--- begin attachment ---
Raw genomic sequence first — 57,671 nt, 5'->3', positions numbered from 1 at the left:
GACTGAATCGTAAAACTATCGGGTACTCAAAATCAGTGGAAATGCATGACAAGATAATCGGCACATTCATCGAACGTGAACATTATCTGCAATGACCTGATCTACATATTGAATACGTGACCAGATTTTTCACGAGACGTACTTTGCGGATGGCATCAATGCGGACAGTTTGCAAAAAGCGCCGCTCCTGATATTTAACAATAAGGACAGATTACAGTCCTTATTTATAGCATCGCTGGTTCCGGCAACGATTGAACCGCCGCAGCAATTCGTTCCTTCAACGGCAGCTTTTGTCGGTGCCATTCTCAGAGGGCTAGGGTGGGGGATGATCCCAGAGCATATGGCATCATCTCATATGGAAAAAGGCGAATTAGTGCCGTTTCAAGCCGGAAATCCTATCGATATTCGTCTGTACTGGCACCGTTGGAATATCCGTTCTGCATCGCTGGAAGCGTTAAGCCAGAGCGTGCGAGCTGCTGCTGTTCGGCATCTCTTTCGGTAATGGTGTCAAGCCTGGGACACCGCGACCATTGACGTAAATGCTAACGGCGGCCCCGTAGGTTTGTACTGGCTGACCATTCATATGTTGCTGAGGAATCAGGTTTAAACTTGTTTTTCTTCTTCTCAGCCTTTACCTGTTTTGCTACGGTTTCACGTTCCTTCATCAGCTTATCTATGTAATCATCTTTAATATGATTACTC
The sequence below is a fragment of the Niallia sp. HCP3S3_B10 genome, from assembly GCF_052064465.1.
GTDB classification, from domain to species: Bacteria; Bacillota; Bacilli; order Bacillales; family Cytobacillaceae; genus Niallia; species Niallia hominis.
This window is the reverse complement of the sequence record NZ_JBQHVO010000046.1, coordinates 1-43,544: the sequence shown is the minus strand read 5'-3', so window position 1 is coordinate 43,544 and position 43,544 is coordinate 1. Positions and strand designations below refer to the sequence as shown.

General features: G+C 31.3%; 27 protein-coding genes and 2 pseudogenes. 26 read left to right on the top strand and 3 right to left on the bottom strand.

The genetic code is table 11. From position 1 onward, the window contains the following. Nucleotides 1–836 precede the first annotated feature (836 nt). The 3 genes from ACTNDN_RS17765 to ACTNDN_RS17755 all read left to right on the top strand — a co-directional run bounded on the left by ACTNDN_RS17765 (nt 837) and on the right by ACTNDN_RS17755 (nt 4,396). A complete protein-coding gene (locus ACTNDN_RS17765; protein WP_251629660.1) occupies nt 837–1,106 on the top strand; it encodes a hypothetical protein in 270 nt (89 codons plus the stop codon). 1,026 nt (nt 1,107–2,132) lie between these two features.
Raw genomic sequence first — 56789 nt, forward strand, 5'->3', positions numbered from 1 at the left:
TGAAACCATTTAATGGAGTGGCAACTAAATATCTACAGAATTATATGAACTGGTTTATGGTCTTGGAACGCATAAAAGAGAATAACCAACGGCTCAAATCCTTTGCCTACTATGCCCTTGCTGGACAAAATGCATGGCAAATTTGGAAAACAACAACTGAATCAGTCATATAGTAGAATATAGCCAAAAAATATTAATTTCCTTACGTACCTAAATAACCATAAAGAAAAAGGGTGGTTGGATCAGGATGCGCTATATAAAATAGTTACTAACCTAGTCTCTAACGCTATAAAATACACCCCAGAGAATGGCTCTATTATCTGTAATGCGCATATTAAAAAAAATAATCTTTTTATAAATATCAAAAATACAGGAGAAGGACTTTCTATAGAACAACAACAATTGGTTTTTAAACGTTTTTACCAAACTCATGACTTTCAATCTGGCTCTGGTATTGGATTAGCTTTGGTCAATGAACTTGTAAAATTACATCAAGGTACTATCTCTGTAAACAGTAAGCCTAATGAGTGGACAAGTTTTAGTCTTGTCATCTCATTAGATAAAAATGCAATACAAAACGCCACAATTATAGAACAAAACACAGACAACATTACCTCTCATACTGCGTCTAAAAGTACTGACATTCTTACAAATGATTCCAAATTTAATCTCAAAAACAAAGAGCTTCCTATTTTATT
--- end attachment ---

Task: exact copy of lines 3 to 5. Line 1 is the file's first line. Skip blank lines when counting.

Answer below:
The sequence below is a fragment of the Niallia sp. HCP3S3_B10 genome, from assembly GCF_052064465.1.
GTDB classification, from domain to species: Bacteria; Bacillota; Bacilli; order Bacillales; family Cytobacillaceae; genus Niallia; species Niallia hominis.
This window is the reverse complement of the sequence record NZ_JBQHVO010000046.1, coordinates 1-43,544: the sequence shown is the minus strand read 5'-3', so window position 1 is coordinate 43,544 and position 43,544 is coordinate 1. Positions and strand designations below refer to the sequence as shown.